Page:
In this provocative statement, Uganda’s Primate is arrogating to himself what he sees as the whole Anglican Communion’s understanding of “our historical, biblical faith”.
However, despite this walkout from the Primates’ Meeting, the Ugandan Primate’s unilateral action will do little to help the cause of Anglican Unity – which was the basis of the ABC’s invitation to the Primates to meet together, to try to find common ground on a matter that has divided the Communion on issues of gender and sexuality.
Nor will it deter the determination of the more liberal Provinces of the Communion from pursuing further enlightenment on issues that are important to everyone – not only the LGBTI members of the Church, whose minority in Uganda and other Provinces of the Global South constituency has been not only humiliated, but actually persecuted by their local Anglican Churches.
No doubt, the ABC’s strong condemnation of Anglican Churches that still harass and actively condemn the lives of gays and lesbians and their friends and families; aiding and abetting their criminalisation; has touched a nerve in the minds of those Church leaders – like Abp. Ntagali – who remain adamant in their puritanical opposition to the inclusivity of those Western Provinces of the Anglican Communion in their outreach to the LGBTI community. The GAFCON Primates, especially Abp. Ntagali, while keen to rebuke the LGBTI community for its alleged sinfulness, seem unable to be aware of their own culpability in the area of sexism and homophobia – real sins – which the Archbishop of Canterbury sees as needing to be acknowledged and dealt with.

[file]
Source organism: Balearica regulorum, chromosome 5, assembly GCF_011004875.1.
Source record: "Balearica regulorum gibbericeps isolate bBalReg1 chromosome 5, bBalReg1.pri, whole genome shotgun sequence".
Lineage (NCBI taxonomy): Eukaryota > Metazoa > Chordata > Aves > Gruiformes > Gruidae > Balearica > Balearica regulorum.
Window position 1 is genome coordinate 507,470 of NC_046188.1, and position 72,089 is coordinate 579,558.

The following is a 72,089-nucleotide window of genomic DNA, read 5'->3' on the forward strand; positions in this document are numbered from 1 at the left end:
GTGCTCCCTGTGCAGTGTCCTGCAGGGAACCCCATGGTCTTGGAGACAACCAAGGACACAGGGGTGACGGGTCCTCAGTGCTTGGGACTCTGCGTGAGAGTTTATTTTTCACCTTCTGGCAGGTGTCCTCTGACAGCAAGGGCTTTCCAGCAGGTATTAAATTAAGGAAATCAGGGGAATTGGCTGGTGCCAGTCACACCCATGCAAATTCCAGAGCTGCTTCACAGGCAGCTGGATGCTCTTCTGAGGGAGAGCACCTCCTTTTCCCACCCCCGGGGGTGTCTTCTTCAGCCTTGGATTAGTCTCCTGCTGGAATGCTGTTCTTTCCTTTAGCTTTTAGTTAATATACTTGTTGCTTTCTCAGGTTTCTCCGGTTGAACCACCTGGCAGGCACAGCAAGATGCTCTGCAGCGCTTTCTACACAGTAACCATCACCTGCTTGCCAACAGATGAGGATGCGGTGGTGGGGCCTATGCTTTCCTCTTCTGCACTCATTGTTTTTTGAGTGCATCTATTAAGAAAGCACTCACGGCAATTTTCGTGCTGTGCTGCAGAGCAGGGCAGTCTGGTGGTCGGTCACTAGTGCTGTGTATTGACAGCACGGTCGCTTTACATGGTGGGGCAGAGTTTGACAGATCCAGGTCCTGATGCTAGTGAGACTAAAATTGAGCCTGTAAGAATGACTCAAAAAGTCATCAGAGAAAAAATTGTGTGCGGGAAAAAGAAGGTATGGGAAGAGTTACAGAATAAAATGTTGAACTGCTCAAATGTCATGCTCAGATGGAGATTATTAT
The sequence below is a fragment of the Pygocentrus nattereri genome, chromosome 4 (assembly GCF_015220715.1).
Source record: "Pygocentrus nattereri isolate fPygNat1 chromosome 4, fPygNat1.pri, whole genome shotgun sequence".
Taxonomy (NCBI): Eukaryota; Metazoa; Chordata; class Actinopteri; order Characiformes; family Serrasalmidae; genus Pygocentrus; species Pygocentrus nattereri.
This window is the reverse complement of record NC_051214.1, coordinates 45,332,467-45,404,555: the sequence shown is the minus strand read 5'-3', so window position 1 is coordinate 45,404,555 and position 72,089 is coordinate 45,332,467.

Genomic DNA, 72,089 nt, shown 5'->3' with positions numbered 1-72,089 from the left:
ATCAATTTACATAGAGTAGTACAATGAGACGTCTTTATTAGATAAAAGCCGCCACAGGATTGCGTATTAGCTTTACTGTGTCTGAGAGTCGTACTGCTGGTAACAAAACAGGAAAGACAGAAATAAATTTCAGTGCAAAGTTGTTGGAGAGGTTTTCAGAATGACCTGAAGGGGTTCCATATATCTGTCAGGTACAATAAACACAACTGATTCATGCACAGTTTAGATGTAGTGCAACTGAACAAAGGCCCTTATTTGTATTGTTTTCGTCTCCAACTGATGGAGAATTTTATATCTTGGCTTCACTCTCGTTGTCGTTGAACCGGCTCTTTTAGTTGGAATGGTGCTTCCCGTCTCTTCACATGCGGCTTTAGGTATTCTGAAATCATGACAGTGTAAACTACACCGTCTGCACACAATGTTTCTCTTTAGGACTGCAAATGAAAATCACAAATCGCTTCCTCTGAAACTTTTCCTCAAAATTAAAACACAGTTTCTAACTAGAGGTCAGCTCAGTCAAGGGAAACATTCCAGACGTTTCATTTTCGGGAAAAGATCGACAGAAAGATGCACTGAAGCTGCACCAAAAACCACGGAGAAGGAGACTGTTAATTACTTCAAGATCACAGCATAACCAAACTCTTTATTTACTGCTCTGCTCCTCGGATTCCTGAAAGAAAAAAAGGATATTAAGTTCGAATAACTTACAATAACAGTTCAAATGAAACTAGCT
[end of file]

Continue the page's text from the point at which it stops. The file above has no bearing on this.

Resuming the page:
What Archbishop Ntagali’s departure from the consensus arrived at by the Primates’ Meeting signals, is that, despite the determination of the majority of the Primates to stay together – in spite of theological and pastoral differences – Uganda, and maybe others of the GAFCON leadership, remain unwilling to agree to live together with differences on matters of gender and sexuality – believing this to be a denial of biblical faith, based on their conservative view of what the Bible has to say on these important justice issues.
The really odd thing about this, is that, while the GAFCON Primates are very keen for the Western Provinces to allow them to practise, unhindered, their own conservative, moral perception on sexuality and gender issues; they seem to insist that the Western Churches should not be allowed to practise their – more liberal – understanding of the same issues. While this insistence on what they see as the correct, (for them) moral, biblical, perspectives may seem to be the only possible way in which to view human sexual responses; modern science, biology and hermeneutical research does offer an alternative – under the provenance of biblical examples of mercy, grace and love.
Father Ron Smith, Christchurch, New Zealand